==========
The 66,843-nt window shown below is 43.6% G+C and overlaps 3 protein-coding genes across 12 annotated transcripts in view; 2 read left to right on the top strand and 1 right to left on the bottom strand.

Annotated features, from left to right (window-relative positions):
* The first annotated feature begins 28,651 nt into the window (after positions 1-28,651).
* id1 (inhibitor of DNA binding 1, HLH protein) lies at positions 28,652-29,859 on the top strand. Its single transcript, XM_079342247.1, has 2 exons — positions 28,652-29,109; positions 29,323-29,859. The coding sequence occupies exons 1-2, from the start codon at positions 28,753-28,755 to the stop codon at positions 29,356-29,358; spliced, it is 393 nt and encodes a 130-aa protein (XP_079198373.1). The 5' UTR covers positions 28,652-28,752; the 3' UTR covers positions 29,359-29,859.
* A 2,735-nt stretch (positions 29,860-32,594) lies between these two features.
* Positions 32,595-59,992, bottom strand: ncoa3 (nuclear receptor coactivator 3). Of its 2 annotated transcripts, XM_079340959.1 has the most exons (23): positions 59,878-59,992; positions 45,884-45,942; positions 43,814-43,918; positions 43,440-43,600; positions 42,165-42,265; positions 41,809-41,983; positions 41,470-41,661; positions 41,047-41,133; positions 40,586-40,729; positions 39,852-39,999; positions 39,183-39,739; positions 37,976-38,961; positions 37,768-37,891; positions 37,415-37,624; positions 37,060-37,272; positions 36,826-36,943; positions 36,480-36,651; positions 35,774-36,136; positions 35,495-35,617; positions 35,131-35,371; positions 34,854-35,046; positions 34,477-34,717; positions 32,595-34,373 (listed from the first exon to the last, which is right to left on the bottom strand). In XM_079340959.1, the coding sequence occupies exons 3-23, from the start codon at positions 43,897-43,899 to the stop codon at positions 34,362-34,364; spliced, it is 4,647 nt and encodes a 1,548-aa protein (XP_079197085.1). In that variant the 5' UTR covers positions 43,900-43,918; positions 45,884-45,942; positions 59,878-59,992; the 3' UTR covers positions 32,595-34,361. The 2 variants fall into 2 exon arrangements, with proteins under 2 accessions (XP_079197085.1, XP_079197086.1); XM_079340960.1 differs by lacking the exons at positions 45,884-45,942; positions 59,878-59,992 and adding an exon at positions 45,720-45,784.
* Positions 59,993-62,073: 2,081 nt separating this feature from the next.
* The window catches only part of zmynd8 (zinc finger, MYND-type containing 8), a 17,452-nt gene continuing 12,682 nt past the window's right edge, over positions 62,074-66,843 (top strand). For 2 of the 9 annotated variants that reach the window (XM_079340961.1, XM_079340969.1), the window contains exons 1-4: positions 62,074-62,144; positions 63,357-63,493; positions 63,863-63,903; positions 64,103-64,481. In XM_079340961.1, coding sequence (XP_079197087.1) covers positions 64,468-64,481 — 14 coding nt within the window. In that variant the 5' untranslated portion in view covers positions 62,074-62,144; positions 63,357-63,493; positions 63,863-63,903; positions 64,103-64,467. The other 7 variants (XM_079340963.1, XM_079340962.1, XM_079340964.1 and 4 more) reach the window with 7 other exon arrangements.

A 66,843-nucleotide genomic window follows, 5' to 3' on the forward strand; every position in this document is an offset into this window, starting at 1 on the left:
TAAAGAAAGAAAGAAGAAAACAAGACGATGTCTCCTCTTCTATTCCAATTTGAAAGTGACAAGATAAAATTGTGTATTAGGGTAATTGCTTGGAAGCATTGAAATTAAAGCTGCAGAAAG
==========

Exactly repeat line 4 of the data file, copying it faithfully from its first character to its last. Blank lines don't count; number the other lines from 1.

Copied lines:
* id1 (inhibitor of DNA binding 1, HLH protein) lies at positions 28,652-29,859 on the top strand. Its single transcript, XM_079342247.1, has 2 exons — positions 28,652-29,109; positions 29,323-29,859. The coding sequence occupies exons 1-2, from the start codon at positions 28,753-28,755 to the stop codon at positions 29,356-29,358; spliced, it is 393 nt and encodes a 130-aa protein (XP_079198373.1). The 5' UTR covers positions 28,652-28,752; the 3' UTR covers positions 29,359-29,859.